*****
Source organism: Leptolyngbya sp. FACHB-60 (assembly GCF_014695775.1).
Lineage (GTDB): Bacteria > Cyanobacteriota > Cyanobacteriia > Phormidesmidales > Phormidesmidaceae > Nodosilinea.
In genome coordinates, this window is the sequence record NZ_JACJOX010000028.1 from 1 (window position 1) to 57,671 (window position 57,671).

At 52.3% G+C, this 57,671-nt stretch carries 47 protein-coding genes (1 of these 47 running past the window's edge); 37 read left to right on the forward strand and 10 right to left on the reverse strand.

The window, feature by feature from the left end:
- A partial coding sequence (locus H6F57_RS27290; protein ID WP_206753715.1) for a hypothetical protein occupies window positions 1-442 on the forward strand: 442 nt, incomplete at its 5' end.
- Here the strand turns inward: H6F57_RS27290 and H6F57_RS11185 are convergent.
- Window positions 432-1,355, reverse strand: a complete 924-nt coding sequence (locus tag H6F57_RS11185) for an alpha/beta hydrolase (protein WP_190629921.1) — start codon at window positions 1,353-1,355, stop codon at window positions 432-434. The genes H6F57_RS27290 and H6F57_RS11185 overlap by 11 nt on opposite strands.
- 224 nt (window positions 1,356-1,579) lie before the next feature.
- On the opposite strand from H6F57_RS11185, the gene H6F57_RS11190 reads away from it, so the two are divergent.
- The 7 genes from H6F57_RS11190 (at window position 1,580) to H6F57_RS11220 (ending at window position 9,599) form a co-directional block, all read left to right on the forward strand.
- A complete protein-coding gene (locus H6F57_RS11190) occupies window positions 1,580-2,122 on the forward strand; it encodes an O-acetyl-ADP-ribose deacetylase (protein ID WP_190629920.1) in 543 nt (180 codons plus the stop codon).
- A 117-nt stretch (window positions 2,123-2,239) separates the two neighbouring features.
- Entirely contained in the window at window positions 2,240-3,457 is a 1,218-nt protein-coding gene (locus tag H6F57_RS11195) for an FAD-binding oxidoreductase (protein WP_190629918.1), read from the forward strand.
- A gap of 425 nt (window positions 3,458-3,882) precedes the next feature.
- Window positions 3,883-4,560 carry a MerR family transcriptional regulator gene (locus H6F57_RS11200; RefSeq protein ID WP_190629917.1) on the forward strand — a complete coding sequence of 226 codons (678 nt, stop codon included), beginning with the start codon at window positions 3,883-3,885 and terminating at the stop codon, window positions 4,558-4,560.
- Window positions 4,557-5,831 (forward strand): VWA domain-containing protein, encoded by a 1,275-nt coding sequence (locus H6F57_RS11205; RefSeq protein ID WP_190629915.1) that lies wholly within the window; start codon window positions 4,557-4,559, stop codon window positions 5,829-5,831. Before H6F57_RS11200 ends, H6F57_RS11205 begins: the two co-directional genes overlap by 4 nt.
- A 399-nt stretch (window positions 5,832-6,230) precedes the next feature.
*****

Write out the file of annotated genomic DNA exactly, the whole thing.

Source organism: Leptolyngbya sp. FACHB-60 (assembly GCF_014695775.1).
Lineage (GTDB): Bacteria > Cyanobacteriota > Cyanobacteriia > Phormidesmidales > Phormidesmidaceae > Nodosilinea.
In genome coordinates, this window is the sequence record NZ_JACJOX010000028.1 from 1 (window position 1) to 57,671 (window position 57,671).

At 52.3% G+C, this 57,671-nt stretch carries 47 protein-coding genes (1 of these 47 running past the window's edge); 37 read left to right on the forward strand and 10 right to left on the reverse strand.

The window, feature by feature from the left end:
- A partial coding sequence (locus H6F57_RS27290; protein ID WP_206753715.1) for a hypothetical protein occupies window positions 1-442 on the forward strand: 442 nt, incomplete at its 5' end.
- Here the strand turns inward: H6F57_RS27290 and H6F57_RS11185 are convergent.
- Window positions 432-1,355, reverse strand: a complete 924-nt coding sequence (locus tag H6F57_RS11185) for an alpha/beta hydrolase (protein WP_190629921.1) — start codon at window positions 1,353-1,355, stop codon at window positions 432-434. The genes H6F57_RS27290 and H6F57_RS11185 overlap by 11 nt on opposite strands.
- 224 nt (window positions 1,356-1,579) lie before the next feature.
- On the opposite strand from H6F57_RS11185, the gene H6F57_RS11190 reads away from it, so the two are divergent.
- The 7 genes from H6F57_RS11190 (at window position 1,580) to H6F57_RS11220 (ending at window position 9,599) form a co-directional block, all read left to right on the forward strand.
- A complete protein-coding gene (locus H6F57_RS11190) occupies window positions 1,580-2,122 on the forward strand; it encodes an O-acetyl-ADP-ribose deacetylase (protein ID WP_190629920.1) in 543 nt (180 codons plus the stop codon).
- A 117-nt stretch (window positions 2,123-2,239) separates the two neighbouring features.
- Entirely contained in the window at window positions 2,240-3,457 is a 1,218-nt protein-coding gene (locus tag H6F57_RS11195) for an FAD-binding oxidoreductase (protein WP_190629918.1), read from the forward strand.
- A gap of 425 nt (window positions 3,458-3,882) precedes the next feature.
- Window positions 3,883-4,560 carry a MerR family transcriptional regulator gene (locus H6F57_RS11200; RefSeq protein ID WP_190629917.1) on the forward strand — a complete coding sequence of 226 codons (678 nt, stop codon included), beginning with the start codon at window positions 3,883-3,885 and terminating at the stop codon, window positions 4,558-4,560.
- Window positions 4,557-5,831 (forward strand): VWA domain-containing protein, encoded by a 1,275-nt coding sequence (locus H6F57_RS11205; RefSeq protein ID WP_190629915.1) that lies wholly within the window; start codon window positions 4,557-4,559, stop codon window positions 5,829-5,831. Before H6F57_RS11200 ends, H6F57_RS11205 begins: the two co-directional genes overlap by 4 nt.
- A 399-nt stretch (window positions 5,832-6,230) precedes the next feature.